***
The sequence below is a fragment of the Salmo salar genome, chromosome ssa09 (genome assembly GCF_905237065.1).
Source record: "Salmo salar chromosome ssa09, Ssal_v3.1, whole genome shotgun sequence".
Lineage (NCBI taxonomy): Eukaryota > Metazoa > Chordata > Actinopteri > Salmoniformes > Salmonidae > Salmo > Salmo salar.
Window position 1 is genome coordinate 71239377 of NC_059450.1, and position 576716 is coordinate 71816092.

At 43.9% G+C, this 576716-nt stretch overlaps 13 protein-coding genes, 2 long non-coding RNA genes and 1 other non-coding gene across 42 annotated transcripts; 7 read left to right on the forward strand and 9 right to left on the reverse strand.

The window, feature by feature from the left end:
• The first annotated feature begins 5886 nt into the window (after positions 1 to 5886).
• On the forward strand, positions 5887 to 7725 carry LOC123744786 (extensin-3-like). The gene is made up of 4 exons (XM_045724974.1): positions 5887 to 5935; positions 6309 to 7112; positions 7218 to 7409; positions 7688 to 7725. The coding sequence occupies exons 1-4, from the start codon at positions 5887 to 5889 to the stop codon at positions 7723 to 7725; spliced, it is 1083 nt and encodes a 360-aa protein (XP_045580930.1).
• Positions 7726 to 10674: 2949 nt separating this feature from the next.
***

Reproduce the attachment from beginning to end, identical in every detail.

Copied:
The sequence below is a fragment of the Salmo salar genome, chromosome ssa09 (genome assembly GCF_905237065.1).
Source record: "Salmo salar chromosome ssa09, Ssal_v3.1, whole genome shotgun sequence".
Lineage (NCBI taxonomy): Eukaryota > Metazoa > Chordata > Actinopteri > Salmoniformes > Salmonidae > Salmo > Salmo salar.
Window position 1 is genome coordinate 71239377 of NC_059450.1, and position 576716 is coordinate 71816092.

At 43.9% G+C, this 576716-nt stretch overlaps 13 protein-coding genes, 2 long non-coding RNA genes and 1 other non-coding gene across 42 annotated transcripts; 7 read left to right on the forward strand and 9 right to left on the reverse strand.

The window, feature by feature from the left end:
• The first annotated feature begins 5886 nt into the window (after positions 1 to 5886).
• On the forward strand, positions 5887 to 7725 carry LOC123744786 (extensin-3-like). The gene is made up of 4 exons (XM_045724974.1): positions 5887 to 5935; positions 6309 to 7112; positions 7218 to 7409; positions 7688 to 7725. The coding sequence occupies exons 1-4, from the start codon at positions 5887 to 5889 to the stop codon at positions 7723 to 7725; spliced, it is 1083 nt and encodes a 360-aa protein (XP_045580930.1).
• Positions 7726 to 10674: 2949 nt separating this feature from the next.